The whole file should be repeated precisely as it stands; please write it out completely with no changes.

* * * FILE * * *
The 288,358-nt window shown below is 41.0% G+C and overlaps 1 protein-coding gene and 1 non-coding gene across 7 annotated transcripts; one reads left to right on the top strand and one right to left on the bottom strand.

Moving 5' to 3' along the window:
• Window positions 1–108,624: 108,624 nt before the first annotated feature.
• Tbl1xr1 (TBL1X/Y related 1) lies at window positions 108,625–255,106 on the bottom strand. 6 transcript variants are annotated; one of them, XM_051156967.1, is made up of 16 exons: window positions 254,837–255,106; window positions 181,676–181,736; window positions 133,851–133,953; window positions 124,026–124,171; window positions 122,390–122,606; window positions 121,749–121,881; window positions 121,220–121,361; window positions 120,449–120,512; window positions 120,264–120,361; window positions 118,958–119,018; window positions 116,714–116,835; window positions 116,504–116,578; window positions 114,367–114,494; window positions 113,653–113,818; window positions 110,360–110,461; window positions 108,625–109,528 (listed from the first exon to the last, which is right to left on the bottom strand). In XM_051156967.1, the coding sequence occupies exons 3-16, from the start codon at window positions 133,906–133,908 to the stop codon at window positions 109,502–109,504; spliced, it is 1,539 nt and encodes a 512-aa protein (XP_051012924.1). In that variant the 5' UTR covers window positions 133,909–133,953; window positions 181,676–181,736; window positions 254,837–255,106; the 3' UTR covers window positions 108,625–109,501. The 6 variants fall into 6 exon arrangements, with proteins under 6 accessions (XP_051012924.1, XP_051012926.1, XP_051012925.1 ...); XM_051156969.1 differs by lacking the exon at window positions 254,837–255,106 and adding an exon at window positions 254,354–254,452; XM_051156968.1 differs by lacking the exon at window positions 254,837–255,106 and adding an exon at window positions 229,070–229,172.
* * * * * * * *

The 288,358-nt window shown below is 41.0% G+C and overlaps 1 protein-coding gene and 1 non-coding gene across 7 annotated transcripts; one reads left to right on the top strand and one right to left on the bottom strand.

Moving 5' to 3' along the window:
• Window positions 1–108,624: 108,624 nt before the first annotated feature.
• Tbl1xr1 (TBL1X/Y related 1) lies at window positions 108,625–255,106 on the bottom strand. 6 transcript variants are annotated; one of them, XM_051156967.1, is made up of 16 exons: window positions 254,837–255,106; window positions 181,676–181,736; window positions 133,851–133,953; window positions 124,026–124,171; window positions 122,390–122,606; window positions 121,749–121,881; window positions 121,220–121,361; window positions 120,449–120,512; window positions 120,264–120,361; window positions 118,958–119,018; window positions 116,714–116,835; window positions 116,504–116,578; window positions 114,367–114,494; window positions 113,653–113,818; window positions 110,360–110,461; window positions 108,625–109,528 (listed from the first exon to the last, which is right to left on the bottom strand). In XM_051156967.1, the coding sequence occupies exons 3-16, from the start codon at window positions 133,906–133,908 to the stop codon at window positions 109,502–109,504; spliced, it is 1,539 nt and encodes a 512-aa protein (XP_051012924.1). In that variant the 5' UTR covers window positions 133,909–133,953; window positions 181,676–181,736; window positions 254,837–255,106; the 3' UTR covers window positions 108,625–109,501. The 6 variants fall into 6 exon arrangements, with proteins under 6 accessions (XP_051012924.1, XP_051012926.1, XP_051012925.1 ...); XM_051156969.1 differs by lacking the exon at window positions 254,837–255,106 and adding an exon at window positions 254,354–254,452; XM_051156968.1 differs by lacking the exon at window positions 254,837–255,106 and adding an exon at window positions 229,070–229,172.